The most famous diarist of the Holocaust, Anne Frank, began to write down the drama of her daily life with no ulterior motive (apart from her teenage ambition to write fiction). But in March 1944, the year before she died in the Bergen-Belsen concentration camp, she heard a radio broadcast by a member of the Dutch government in exile who promised to publish the letters and diaries of his people after the war. From that moment on, Anne Frank knew that she was writing for posterity, even if she could never have guessed how important her words would one day become.
By contrast, the diarists chronicled in “Who Will Write Our History,” a vital and sobering documentary directed by Roberta Grossman, always knew that they were drafting the record of an existence whose memory — were it not for them — would be wiped away. They were Jewish residents of Warsaw who, in the fall of 1939, right after Hitler’s invasion of Poland, were corralled into a walled-off, overcrowded, systematically starved and impoverished section of the city that became the largest “ghetto” created by the Nazis.
I put “ghetto” in quotes because the word, to our ears, implies a desperate residential ruin that develops over time out of socially and economically unjust conditions. But the Warsaw Ghetto, though in certain ways a neighborhood (homes, buildings, shops), was really a sprawling, state-run murder asylum. Before the war, there were 350,000 Jews living in Warsaw (roughly one-third of the city’s population), and within a few years nearly all of them had died. Many were deported to Auschwitz or Dachau, but the “ghetto,” where thousands perished, was designed by the Germans as a daily purgatory of degradation and torture.
It hardly trivializes what went on in the Warsaw Ghetto to say that there was an element of showmanship tucked inside the horror. Propaganda is on some level theater, and nearly all the films and photographs that exist of the Warsaw Ghetto were shot by the Germans and reflect their depraved voyeuristic point-of-view. Even when the images resemble news footage, they conjure a pornography of death.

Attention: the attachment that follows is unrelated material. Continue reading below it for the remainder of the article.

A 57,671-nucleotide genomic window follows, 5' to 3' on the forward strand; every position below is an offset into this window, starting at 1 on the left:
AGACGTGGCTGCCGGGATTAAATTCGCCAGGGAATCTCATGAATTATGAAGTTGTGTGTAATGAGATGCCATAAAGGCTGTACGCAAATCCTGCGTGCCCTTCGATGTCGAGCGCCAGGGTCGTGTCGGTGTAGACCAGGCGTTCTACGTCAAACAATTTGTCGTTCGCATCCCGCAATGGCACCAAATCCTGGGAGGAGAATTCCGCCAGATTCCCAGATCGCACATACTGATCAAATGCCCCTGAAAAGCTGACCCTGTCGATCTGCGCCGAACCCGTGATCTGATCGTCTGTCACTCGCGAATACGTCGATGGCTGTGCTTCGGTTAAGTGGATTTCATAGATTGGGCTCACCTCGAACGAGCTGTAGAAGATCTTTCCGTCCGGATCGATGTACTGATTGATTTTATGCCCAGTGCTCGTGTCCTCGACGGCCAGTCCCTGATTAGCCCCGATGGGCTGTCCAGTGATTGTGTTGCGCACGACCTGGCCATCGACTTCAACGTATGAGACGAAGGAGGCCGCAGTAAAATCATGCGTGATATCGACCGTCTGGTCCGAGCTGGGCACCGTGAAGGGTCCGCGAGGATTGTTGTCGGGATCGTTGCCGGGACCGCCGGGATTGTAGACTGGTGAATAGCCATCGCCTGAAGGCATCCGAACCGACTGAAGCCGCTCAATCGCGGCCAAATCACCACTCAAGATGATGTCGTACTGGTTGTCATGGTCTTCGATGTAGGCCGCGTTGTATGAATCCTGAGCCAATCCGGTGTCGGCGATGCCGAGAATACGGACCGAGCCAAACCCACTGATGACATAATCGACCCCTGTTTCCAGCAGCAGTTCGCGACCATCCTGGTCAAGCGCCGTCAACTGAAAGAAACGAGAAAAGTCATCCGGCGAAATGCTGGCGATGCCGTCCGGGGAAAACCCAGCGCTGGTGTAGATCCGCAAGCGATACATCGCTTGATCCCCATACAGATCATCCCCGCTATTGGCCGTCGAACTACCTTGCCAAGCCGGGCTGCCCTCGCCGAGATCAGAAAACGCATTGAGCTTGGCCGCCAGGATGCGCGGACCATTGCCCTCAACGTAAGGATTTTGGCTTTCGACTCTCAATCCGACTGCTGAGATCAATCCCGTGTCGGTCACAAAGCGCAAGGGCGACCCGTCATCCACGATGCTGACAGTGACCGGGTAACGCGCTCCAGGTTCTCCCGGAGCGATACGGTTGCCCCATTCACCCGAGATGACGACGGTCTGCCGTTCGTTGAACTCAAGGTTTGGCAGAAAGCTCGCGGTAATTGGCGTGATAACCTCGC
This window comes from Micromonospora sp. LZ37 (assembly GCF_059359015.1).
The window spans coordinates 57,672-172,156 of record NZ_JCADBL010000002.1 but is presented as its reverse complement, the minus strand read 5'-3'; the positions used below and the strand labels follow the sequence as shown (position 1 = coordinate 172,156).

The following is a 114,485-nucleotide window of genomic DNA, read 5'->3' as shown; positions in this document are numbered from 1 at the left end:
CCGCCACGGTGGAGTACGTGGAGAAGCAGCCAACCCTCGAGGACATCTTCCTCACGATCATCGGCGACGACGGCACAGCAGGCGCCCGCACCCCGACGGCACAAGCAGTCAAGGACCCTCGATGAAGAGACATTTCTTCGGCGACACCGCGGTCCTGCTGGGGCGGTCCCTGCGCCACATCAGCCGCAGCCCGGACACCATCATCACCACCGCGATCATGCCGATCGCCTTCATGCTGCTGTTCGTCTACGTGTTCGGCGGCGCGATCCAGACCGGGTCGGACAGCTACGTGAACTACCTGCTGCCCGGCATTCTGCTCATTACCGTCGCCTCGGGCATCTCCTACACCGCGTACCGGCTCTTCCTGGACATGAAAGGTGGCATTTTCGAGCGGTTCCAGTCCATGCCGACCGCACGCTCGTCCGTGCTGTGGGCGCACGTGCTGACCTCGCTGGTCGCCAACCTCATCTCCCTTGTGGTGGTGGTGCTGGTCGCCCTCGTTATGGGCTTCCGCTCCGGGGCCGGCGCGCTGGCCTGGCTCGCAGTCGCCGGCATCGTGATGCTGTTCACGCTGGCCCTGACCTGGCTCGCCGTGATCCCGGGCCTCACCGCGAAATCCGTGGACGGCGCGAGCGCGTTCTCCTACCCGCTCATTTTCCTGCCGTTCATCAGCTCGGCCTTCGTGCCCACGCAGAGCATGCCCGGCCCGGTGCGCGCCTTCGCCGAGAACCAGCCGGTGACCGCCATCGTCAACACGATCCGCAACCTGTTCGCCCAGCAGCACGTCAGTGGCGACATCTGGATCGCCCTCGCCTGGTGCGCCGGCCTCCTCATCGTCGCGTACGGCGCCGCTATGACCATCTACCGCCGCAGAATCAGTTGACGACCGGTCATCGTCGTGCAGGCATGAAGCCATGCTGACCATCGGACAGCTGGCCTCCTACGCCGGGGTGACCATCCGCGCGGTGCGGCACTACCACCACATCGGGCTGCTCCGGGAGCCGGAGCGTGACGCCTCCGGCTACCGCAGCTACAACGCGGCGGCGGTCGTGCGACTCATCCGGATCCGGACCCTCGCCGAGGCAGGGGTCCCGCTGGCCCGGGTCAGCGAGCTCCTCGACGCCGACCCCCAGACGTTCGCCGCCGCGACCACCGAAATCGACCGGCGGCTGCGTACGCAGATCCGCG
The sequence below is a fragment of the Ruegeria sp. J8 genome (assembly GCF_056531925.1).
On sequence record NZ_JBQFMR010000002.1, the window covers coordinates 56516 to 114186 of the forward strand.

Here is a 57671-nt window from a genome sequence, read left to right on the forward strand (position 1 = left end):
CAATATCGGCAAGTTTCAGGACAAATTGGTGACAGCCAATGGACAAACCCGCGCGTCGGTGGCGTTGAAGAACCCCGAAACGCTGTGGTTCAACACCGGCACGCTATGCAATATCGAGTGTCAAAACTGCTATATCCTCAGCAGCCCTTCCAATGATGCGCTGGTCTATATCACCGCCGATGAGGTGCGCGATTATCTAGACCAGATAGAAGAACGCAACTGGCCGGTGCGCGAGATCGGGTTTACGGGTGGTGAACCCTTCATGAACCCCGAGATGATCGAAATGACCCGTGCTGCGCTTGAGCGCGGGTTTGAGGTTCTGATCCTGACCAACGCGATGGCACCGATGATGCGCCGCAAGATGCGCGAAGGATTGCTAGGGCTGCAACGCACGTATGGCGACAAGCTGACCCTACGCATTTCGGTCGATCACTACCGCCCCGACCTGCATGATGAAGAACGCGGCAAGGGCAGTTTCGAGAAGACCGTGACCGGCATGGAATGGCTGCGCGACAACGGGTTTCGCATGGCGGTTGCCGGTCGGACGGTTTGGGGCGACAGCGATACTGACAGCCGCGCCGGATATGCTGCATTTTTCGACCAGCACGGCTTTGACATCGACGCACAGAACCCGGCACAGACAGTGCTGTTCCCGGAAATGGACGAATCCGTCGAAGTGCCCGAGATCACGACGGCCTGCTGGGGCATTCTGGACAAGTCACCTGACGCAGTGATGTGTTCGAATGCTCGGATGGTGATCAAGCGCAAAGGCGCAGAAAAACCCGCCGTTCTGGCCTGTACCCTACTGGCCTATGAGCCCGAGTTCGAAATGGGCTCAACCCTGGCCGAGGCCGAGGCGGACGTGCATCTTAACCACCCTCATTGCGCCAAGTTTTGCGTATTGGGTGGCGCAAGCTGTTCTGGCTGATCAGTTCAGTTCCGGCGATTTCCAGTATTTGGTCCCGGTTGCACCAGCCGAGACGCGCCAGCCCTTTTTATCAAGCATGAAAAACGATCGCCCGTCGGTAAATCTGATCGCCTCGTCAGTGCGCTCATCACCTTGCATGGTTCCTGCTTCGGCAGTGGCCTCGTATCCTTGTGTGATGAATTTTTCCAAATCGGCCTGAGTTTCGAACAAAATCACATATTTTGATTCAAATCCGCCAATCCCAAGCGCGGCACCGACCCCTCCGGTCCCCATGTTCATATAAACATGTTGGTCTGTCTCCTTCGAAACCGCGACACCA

That’s where Emanuel Ringelblum, the central figure in “Who Will Write Our History,” came in. He was a tall dark and stately Polish-Jewish historian who realized, early on, that the Nazis intended to snuff out every vestige of the Jewish culture they despised with such insanity. He began to keep a diary of what he saw, and more than that he recruited a group of followers — artists, academics, writers — to scribble down their everyday experiences, with the intent of making sure that those fragments of life would survive on the page.
He assembled their diaries into a vast archive, code-named Oyneg Shabes (“The Joys of Shabbat”), and what it contained wasn’t just a quotidian record of the crimes of the Nazis. It was an assertion of the diarists’ own fears and hopes and dreams and identities and daily habits and small pleasures, all experienced in the face of hell. Their diaries became a form of resistance: a rejection of the walking death to which the Nazis had consigned them. The ugliness of Nazi propaganda said: This is how the Jews live (lice, disease, poverty). And, what’s more, they deserve it. The voice of Oyneg Shabes shot down that mythic racist lie. It said: We are not what the Germans say we are. It said: We fight the Nazi death cult — every moment, every day — by declaring the fullness of our emotions and the abundance of our lives.
Grossman, the co-director of “Seeing Allred,” based “Who Will Write Our History” on a book by Samuel D. Kassow (tellingly, she drops the question mark from the book’s title), and she has made a moving documentary that’s nestled inside a rather standard one. The history of how Oyneg Shabes actually worked (the gathering of the diaries, the way they were concealed and ultimately hidden in bunkers) is presented as a true-life Holocaust detective story, yet there are limits to its fascination. What’s haunting about the movie is its existential chronicle of the Warsaw Ghetto and how the humanity within its borders fought to keep from melting away.
And frankly, I had mixed feelings about the film’s extensive use of dramatic re-enactments. One of the documentary’s key figures is Rachel Auerbach, a Warsaw journalist who became an instrumental member of the archive and lived to tell the tale of how it evolved. There are lengthy sequences in which she’s portrayed by the Polish actress Jowita Budnik, with Emanuel Ringelblum played by the Polish actor Piotr Glowacki. The scenes that take place between them consist of things that the movie couldn’t otherwise depict, but they seem to have been lifted right out of a doleful, rather nondescript WWII biopic. More than that, though, the impulse to convert these moments into “drama” undercuts the essential message of the movie: that their words could tell all. This may be the rare instance of a filmmaker, devoted to the eloquence of her subject, who nevertheless underestimates it.